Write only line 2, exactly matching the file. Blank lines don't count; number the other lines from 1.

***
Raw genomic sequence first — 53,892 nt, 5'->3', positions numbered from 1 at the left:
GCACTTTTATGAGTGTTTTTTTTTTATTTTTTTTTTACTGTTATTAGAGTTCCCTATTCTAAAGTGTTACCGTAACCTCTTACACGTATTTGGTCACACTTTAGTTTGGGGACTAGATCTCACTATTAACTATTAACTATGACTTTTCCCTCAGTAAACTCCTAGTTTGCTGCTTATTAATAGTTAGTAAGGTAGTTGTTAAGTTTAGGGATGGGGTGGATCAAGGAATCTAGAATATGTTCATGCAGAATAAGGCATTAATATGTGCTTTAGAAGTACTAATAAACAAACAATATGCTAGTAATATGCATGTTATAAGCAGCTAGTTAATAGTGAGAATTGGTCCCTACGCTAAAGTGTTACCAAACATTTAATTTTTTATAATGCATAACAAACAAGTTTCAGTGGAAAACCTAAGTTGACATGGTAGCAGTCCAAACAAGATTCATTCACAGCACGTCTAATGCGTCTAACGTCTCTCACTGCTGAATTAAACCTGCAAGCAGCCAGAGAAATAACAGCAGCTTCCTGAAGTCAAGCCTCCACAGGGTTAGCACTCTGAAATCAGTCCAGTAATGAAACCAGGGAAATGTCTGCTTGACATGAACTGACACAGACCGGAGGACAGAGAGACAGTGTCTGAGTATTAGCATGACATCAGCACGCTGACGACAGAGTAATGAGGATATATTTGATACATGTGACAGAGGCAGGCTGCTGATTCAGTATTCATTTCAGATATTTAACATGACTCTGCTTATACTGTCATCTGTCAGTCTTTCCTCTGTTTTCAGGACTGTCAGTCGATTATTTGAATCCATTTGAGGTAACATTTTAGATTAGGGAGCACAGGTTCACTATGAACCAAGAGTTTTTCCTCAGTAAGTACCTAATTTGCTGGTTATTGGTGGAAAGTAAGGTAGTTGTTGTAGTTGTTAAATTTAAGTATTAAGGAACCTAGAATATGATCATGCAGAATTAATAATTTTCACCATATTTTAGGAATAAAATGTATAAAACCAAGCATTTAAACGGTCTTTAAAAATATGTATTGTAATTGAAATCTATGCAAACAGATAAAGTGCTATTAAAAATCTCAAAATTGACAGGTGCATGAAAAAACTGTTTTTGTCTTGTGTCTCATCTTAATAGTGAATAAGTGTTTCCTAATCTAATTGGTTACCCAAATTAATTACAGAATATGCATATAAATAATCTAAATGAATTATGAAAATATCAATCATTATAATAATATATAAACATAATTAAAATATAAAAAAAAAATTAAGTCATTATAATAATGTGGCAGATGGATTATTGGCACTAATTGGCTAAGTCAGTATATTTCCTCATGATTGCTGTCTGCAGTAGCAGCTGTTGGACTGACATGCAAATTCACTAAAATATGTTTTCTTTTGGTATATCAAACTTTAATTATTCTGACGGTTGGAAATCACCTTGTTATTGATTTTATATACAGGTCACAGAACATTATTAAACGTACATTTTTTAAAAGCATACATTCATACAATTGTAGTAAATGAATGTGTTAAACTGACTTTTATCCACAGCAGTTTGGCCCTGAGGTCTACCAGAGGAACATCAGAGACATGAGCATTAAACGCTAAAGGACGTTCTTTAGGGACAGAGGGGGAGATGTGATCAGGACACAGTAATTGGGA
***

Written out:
GCACTTTTATGAGTGTTTTTTTTTTATTTTTTTTTTACTGTTATTAGAGTTCCCTATTCTAAAGTGTTACCGTAACCTCTTACACGTATTTGGTCACACTTTAGTTTGGGGACTAGATCTCACTATTAACTATTAACTATGACTTTTCCCTCAGTAAACTCCTAGTTTGCTGCTTATTAATAGTTAGTAAGGTAGTTGTTAAGTTTAGGGATGGGGTGGATCAAGGAATCTAGAATATGTTCATGCAGAATAAGGCATTAATATGTGCTTTAGAAGTACTAATAAACAAACAATATGCTAGTAATATGCATGTTATAAGCAGCTAGTTAATAGTGAGAATTGGTCCCTACGCTAAAGTGTTACCAAACATTTAATTTTTTATAATGCATAACAAACAAGTTTCAGTGGAAAACCTAAGTTGACATGGTAGCAGTCCAAACAAGATTCATTCACAGCACGTCTAATGCGTCTAACGTCTCTCACTGCTGAATTAAACCTGCAAGCAGCCAGAGAAATAACAGCAGCTTCCTGAAGTCAAGCCTCCACAGGGTTAGCACTCTGAAATCAGTCCAGTAATGAAACCAGGGAAATGTCTGCTTGACATGAACTGACACAGACCGGAGGACAGAGAGACAGTGTCTGAGTATTAGCATGACATCAGCACGCTGACGACAGAGTAATGAGGATATATTTGATACATGTGACAGAGGCAGGCTGCTGATTCAGTATTCATTTCAGATATTTAACATGACTCTGCTTATACTGTCATCTGTCAGTCTTTCCTCTGTTTTCAGGACTGTCAGTCGATTATTTGAATCCATTTGAGGTAACATTTTAGATTAGGGAGCACAGGTTCACTATGAACCAAGAGTTTTTCCTCAGTAAGTACCTAATTTGCTGGTTATTGGTGGAAAGTAAGGTAGTTGTTGTAGTTGTTAAATTTAAGTATTAAGGAACCTAGAATATGATCATGCAGAATTAATAATTTTCACCATATTTTAGGAATAAAATGTATAAAACCAAGCATTTAAACGGTCTTTAAAAATATGTATTGTAATTGAAATCTATGCAAACAGATAAAGTGCTATTAAAAATCTCAAAATTGACAGGTGCATGAAAAAACTGTTTTTGTCTTGTGTCTCATCTTAATAGTGAATAAGTGTTTCCTAATCTAATTGGTTACCCAAATTAATTACAGAATATGCATATAAATAATCTAAATGAATTATGAAAATATCAATCATTATAATAATATATAAACATAATTAAAATATAAAAAAAAAATTAAGTCATTATAATAATGTGGCAGATGGATTATTGGCACTAATTGGCTAAGTCAGTATATTTCCTCATGATTGCTGTCTGCAGTAGCAGCTGTTGGACTGACATGCAAATTCACTAAAATATGTTTTCTTTTGGTATATCAAACTTTAATTATTCTGACGGTTGGAAATCACCTTGTTATTGATTTTATATACAGGTCACAGAACATTATTAAACGTACATTTTTTAAAAGCATACATTCATACAATTGTAGTAAATGAATGTGTTAAACTGACTTTTATCCACAGCAGTTTGGCCCTGAGGTCTACCAGAGGAACATCAGAGACATGAGCATTAAACGCTAAAGGACGTTCTTTAGGGACAGAGGGGGAGATGTGATCAGGACACAGTAATTGGGA